effected in wood as much as the great Apelles did with his pencil. I
even think that the colours of these woods are more vivid, brilliant,
and beautiful than those used by painters, so that these most excellent
works may be considered as a new style of painting without colours, a
thing much to be wondered at. And what adds to the marvel is, that
though these works are executed with inlaid pieces the eye cannot even
by the greatest exertion detect the joints." He then goes on in the same
grandiloquent strain--"This good father in dyeing woods in any colour
that you may wish, and in imitation of spotted and marbled stones, as
he has been unique in our century, so I think that he will be without
equal in the future; it is certain that our Lord God has lent him grace,
as I believe, because he wished so much that things might be well ended,
to put his final work on the work of S. Domenico of Bologna. I think,
indeed I am certain, that it will be called the eighth wonder of the
world; and as the Babylonians, the Assyrians, the Egyptians, and the
Greeks boasted of their temples, pyramids, colossi, and sepulchres, thus
happy Bologna will be able to glory in and to boast of the choir of S.
Domenico. And because I do not wish that the love and affection that I
bear to my most excellent father should make me to be considered a
flatterer (!), a thing far from me, and especially with friends about
whom I always speak the truth, I say no more; yet all that which I could
say would be little enough on the merit of his rare and singular virtue,
and on the goodness of his religious and holy life." Fra Leandro
Alberti, in his description of Italy, speaks in something the same
manner--"Frate Damiano, lay brother of the Order of Preachers, has
become a man of as much genius as is to be found in the whole world at
present, in putting together woods with so much art that they appear
pictures made with a brush."

[Illustration: Plate 34.--_Panel from door in Choir of S. Pietro in
Casinense, Perugia._

_To face page 74._]

A few stalls made by him are now in the church of S. Bartolommeo,
Bergamo, which were brought from the Dominican church of S. Stefano,
destroyed for the fortifications in 1561. The designs were made by Trozo
da Monza, Bernardo da Trevi (? Treviglio), and Bramantino. As Locatelli
says, they preceded the famous choir at Bologna, and show the master
trying his wings. Some think that his best works are those in which he
did not employ colour, but only shading, but general opinion considers
his highest point was reached in the doors of S. Pietro in Casinense.

Another Dominican intarsiatore was Fra Antonio da Viterbo, who, in 1437,
made the doors of S. Peter's at Rome by order of Eugenius IV., which
were subsequently destroyed by Paul V. He was paid 800 ducats of gold
before the Pope died, when they were nearly finished. They were both
inlaid and carved in the most elaborate fashion, as the list of subjects
shows:--The Saviour, the Blessed Virgin, SS. Peter and Paul, and
Eugenius on his knees, the martyrdom of SS. Peter and Paul, S.
Plautilla, who received the borrowed veil from S. Paul; the Coronation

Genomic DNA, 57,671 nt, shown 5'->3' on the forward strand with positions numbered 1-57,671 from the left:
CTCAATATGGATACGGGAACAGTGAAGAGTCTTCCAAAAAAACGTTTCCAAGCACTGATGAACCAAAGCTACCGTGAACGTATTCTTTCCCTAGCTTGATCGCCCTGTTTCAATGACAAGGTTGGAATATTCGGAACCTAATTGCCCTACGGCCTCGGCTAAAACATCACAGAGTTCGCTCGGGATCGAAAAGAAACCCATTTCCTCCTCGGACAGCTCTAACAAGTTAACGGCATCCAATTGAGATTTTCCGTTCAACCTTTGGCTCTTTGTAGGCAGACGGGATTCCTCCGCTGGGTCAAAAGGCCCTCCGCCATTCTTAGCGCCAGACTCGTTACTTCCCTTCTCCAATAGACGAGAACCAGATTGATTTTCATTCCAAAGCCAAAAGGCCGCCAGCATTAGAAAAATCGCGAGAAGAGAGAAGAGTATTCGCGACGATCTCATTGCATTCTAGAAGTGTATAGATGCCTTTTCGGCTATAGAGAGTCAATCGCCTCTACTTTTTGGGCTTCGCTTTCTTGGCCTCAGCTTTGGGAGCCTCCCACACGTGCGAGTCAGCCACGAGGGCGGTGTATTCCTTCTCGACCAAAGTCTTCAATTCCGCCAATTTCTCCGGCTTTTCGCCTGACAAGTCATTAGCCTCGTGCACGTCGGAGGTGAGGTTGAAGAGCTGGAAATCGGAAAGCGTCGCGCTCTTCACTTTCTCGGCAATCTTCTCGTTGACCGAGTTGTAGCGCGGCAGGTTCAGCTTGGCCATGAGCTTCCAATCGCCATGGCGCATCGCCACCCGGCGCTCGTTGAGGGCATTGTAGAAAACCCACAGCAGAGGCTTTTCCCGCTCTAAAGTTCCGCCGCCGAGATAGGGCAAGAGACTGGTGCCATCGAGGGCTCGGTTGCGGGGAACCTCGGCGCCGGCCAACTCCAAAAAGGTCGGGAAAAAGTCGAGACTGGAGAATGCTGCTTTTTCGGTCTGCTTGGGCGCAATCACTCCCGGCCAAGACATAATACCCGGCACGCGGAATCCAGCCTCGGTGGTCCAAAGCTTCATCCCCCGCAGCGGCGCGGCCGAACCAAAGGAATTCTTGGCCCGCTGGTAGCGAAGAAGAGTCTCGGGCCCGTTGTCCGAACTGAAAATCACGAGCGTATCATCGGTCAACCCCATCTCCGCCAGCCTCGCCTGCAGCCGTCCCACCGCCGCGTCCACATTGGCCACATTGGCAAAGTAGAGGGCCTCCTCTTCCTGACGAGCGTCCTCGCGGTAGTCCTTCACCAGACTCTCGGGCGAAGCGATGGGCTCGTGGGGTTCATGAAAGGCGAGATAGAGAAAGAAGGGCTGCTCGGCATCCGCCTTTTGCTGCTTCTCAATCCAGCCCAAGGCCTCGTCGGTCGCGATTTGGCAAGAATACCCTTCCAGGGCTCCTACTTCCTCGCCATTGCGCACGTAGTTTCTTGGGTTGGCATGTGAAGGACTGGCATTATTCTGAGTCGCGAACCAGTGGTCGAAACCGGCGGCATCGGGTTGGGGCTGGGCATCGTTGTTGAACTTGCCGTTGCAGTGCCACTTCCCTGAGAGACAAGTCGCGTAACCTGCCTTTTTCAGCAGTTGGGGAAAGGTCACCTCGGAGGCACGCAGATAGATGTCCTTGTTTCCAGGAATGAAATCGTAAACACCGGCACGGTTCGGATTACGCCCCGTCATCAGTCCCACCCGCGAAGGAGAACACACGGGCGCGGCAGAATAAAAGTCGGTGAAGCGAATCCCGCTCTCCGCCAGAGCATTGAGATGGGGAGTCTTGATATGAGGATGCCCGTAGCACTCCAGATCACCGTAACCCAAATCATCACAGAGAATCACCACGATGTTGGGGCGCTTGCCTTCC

of the Emperor Sigismund in S. Peter's in 1433 by Eugenius, "and there
you see the Prefect of Rome holding the sword before him, their march
through Rome, the union of the Greek Church with the Latin, the entry
of the ambassador from the King of Ethiopia, and other histories of the
time." He had two assistants, Valentine and Leonardo.

[Illustration: _To face page 77._ Plate 35.--_Lunette from Stalls in
Cathedral, Genoa._]

The choir stalls in the Cathedral at Genoa are attributed to Francesco
Zambelli of Bergamo, a relative of Fra Damiano. He was helped by Anselmo
de' Fornari, Andrea and Elia della Rocca, Giovanni Michele de
Pantaleone, and Giovanni Piccardo, who had already worked in the choir
of the Cathedral of Savona. The contract is still extant by which
Francesco di Zambelli of Bergamo undertakes to make them with three of
the procurators for the building and ornamentation of San Lorenzo, dated
April 12, 1540. He agrees to get to work not later than the first of
September next, and to stay in the city till the work is done. Nor must
he undertake other work under a penalty of 100 scudi, which he is to pay
in such case without demur or defence. The procurators agree to pay for
every picture, with its frame, according to the design furnished to him,
and they also promise to provide lodgings for himself and his family
without any expense to him, and to give him a present when the work is
finished. On the same day his relative, Fra Damiano, promises to make
two pictures, one for the seat of the archbishop and one for the doge,
to be ready by Christmas Day next, to be paid for at the rate of 27
scudi each, measure and design to be given by the signory. The same day
the aforesaid "Magnifici" had it explained to them that they would have
to pay the expenses of making sketches. In the panel with the history of
Moses Zambelli signs his name and domicile. Fra Damiano's subjects
appear to be the large ones in the panelling before the stalls commence,
"The Massacre of the Innocents" and "The Martyrdom of S. Laurence." The
figure subjects are not very successful, the arabesques are better; but
the panels with open cupboard doors and objects within are not so well
done as Fra Giovanni's. The stalls were restored in 1868, and a good